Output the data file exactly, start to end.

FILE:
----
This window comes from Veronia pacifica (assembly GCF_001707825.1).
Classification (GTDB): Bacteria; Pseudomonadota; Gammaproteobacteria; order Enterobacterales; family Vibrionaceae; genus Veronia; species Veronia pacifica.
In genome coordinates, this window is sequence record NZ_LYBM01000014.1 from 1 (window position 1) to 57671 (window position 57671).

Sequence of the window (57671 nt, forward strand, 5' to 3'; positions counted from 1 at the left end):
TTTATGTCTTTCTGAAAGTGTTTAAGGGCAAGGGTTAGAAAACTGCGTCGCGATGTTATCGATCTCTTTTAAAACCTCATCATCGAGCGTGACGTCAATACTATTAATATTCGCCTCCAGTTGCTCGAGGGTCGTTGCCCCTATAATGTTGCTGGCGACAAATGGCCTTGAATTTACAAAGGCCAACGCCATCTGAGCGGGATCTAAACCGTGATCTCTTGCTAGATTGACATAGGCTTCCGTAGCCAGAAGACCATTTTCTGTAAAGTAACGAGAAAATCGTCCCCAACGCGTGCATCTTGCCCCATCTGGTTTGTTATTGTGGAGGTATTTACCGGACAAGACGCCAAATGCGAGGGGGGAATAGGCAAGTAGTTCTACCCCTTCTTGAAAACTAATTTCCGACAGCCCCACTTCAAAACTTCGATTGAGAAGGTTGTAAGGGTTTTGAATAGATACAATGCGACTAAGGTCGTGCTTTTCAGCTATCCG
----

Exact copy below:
This window comes from Veronia pacifica (assembly GCF_001707825.1).
Classification (GTDB): Bacteria; Pseudomonadota; Gammaproteobacteria; order Enterobacterales; family Vibrionaceae; genus Veronia; species Veronia pacifica.
In genome coordinates, this window is sequence record NZ_LYBM01000014.1 from 1 (window position 1) to 57671 (window position 57671).

Sequence of the window (57671 nt, forward strand, 5' to 3'; positions counted from 1 at the left end):
TTTATGTCTTTCTGAAAGTGTTTAAGGGCAAGGGTTAGAAAACTGCGTCGCGATGTTATCGATCTCTTTTAAAACCTCATCATCGAGCGTGACGTCAATACTATTAATATTCGCCTCCAGTTGCTCGAGGGTCGTTGCCCCTATAATGTTGCTGGCGACAAATGGCCTTGAATTTACAAAGGCCAACGCCATCTGAGCGGGATCTAAACCGTGATCTCTTGCTAGATTGACATAGGCTTCCGTAGCCAGAAGACCATTTTCTGTAAAGTAACGAGAAAATCGTCCCCAACGCGTGCATCTTGCCCCATCTGGTTTGTTATTGTGGAGGTATTTACCGGACAAGACGCCAAATGCGAGGGGGGAATAGGCAAGTAGTTCTACCCCTTCTTGAAAACTAATTTCCGACAGCCCCACTTCAAAACTTCGATTGAGAAGGTTGTAAGGGTTTTGAATAGATACAATGCGACTAAGGTCGTGCTTTTCAGCTATCCG